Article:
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Pennsylvania joins interstate wildlife violator compact

From the Pennsylvania Game Commission

-- Pennsylvania Governor Ed Rendell has signed a measure that enrolls Pennsylvania in the Interstate Wildlife Violator Compact which prevents those convicted of poaching in other states from being able to lawfully hunt in Pennsylvania.

The action provides reciprocity with 37 other states for revocation of hunting and fishing privileges because of court action.

Pennsylvania is "banding with other states in a united front against convicted poachers who steal from all citizens, most especially, law-abiding hunters," according to Carl Roe, Game Commission executive director. By signing Senate Bill 1200 into law, Gov. Rendall cleared the way for the state to join the compact.

"Once we complete the administrative step to join the compact, someone who has lost his or her hunting license privileges in one state for a poaching conviction will lose hunting license privileges in Pennsylvania, as well as in all states that are members of the compact," Roe explained. "In addition, individuals convicted of poaching in Pennsylvania will lose their ability to lawfully hunt in the 37 other states that are members of the IWVC."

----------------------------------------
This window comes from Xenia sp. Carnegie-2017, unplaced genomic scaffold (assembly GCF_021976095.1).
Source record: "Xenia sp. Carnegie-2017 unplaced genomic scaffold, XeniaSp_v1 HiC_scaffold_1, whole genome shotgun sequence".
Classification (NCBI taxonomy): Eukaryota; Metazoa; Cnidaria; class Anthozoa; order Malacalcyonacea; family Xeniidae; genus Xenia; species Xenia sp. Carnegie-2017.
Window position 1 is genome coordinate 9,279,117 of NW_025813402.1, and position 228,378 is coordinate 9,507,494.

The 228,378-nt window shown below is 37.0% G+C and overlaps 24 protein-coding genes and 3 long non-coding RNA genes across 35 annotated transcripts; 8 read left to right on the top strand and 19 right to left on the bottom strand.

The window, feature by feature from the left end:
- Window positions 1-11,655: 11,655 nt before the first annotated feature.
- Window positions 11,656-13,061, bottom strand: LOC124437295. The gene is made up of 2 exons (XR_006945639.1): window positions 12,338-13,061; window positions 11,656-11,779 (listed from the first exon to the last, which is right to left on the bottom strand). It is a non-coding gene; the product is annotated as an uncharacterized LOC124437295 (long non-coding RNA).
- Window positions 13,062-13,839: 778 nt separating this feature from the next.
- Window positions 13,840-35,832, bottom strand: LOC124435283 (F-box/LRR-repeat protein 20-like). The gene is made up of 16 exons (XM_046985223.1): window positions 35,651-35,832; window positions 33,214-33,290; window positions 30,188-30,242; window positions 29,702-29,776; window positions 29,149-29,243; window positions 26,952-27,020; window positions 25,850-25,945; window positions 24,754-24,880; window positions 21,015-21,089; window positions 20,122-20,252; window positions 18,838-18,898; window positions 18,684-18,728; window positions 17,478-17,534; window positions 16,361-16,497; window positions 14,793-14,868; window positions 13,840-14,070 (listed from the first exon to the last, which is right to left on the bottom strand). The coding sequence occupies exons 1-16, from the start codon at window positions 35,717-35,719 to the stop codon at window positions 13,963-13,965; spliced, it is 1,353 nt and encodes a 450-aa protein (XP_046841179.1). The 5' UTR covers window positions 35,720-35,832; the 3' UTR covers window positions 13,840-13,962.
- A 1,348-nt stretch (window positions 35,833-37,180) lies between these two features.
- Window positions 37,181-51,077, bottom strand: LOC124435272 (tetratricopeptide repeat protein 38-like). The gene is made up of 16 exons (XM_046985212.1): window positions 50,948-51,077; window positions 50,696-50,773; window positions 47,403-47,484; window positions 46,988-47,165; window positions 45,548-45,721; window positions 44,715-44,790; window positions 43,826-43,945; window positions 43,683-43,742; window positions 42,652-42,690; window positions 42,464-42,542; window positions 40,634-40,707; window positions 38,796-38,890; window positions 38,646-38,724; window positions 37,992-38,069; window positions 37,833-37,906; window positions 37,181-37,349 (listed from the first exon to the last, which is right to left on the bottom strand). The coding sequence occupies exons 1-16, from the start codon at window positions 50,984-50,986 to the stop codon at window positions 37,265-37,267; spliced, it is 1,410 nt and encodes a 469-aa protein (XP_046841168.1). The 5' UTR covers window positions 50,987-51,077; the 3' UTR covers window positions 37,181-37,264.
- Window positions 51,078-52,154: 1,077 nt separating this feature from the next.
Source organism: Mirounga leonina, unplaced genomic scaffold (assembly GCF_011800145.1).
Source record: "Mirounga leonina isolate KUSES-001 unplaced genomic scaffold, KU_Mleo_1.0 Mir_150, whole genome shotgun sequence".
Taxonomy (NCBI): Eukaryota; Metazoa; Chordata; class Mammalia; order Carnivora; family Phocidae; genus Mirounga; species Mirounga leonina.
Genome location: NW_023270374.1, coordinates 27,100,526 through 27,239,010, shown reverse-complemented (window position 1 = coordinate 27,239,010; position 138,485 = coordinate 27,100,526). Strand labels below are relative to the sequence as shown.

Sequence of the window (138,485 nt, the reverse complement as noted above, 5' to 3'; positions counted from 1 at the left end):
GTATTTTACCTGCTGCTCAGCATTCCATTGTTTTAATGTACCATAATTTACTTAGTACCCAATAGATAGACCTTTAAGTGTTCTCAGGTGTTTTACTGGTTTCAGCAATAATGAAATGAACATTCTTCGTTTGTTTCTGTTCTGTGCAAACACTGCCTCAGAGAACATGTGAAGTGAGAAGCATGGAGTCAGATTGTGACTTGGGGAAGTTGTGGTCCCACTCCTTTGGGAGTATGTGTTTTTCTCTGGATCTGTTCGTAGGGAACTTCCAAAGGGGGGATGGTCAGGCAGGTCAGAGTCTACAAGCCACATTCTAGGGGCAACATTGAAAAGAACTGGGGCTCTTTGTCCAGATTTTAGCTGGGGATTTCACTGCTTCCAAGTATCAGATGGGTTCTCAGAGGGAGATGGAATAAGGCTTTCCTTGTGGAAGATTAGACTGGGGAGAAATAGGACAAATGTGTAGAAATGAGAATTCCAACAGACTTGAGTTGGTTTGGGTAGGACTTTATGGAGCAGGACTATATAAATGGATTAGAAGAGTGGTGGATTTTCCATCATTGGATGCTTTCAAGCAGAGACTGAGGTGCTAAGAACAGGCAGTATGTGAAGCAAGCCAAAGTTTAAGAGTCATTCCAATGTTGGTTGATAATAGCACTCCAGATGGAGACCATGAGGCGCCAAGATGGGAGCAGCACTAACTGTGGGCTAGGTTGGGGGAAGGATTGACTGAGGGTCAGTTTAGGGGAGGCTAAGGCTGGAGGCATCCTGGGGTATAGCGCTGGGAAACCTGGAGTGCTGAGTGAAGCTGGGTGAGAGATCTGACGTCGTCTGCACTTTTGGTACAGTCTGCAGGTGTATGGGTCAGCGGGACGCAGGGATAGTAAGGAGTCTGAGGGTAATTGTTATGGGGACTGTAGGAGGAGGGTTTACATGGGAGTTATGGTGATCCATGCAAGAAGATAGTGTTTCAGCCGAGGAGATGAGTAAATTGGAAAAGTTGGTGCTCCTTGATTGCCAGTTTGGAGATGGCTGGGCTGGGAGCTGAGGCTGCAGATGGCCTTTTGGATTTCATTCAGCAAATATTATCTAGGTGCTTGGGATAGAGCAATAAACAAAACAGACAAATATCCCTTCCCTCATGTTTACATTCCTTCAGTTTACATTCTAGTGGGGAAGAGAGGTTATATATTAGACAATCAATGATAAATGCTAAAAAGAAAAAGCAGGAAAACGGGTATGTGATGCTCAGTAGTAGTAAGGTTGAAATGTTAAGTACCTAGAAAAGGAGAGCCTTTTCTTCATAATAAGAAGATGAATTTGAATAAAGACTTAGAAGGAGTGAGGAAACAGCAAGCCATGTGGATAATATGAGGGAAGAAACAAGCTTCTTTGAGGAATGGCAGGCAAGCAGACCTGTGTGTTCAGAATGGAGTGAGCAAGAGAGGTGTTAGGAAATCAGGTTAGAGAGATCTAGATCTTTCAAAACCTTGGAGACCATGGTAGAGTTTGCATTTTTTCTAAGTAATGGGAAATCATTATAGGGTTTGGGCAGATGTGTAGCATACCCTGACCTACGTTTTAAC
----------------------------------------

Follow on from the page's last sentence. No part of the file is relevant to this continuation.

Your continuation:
Pennsylvania sportsmen widely supported the bill. Previously, Pennsylvania was one of 13 states that had not joined the compact. Combined with Act 54 of 2010, the recently enacted law increases fines and penalties for poaching.

Pennsylvania has taken important steps to shed its reputation of being viewed as a poacher's paradise, Roe said. "Those who are found guilty of breaking poaching laws in one state will no longer be able to lawfully hunt in Pennsylvania until they have paid their due."

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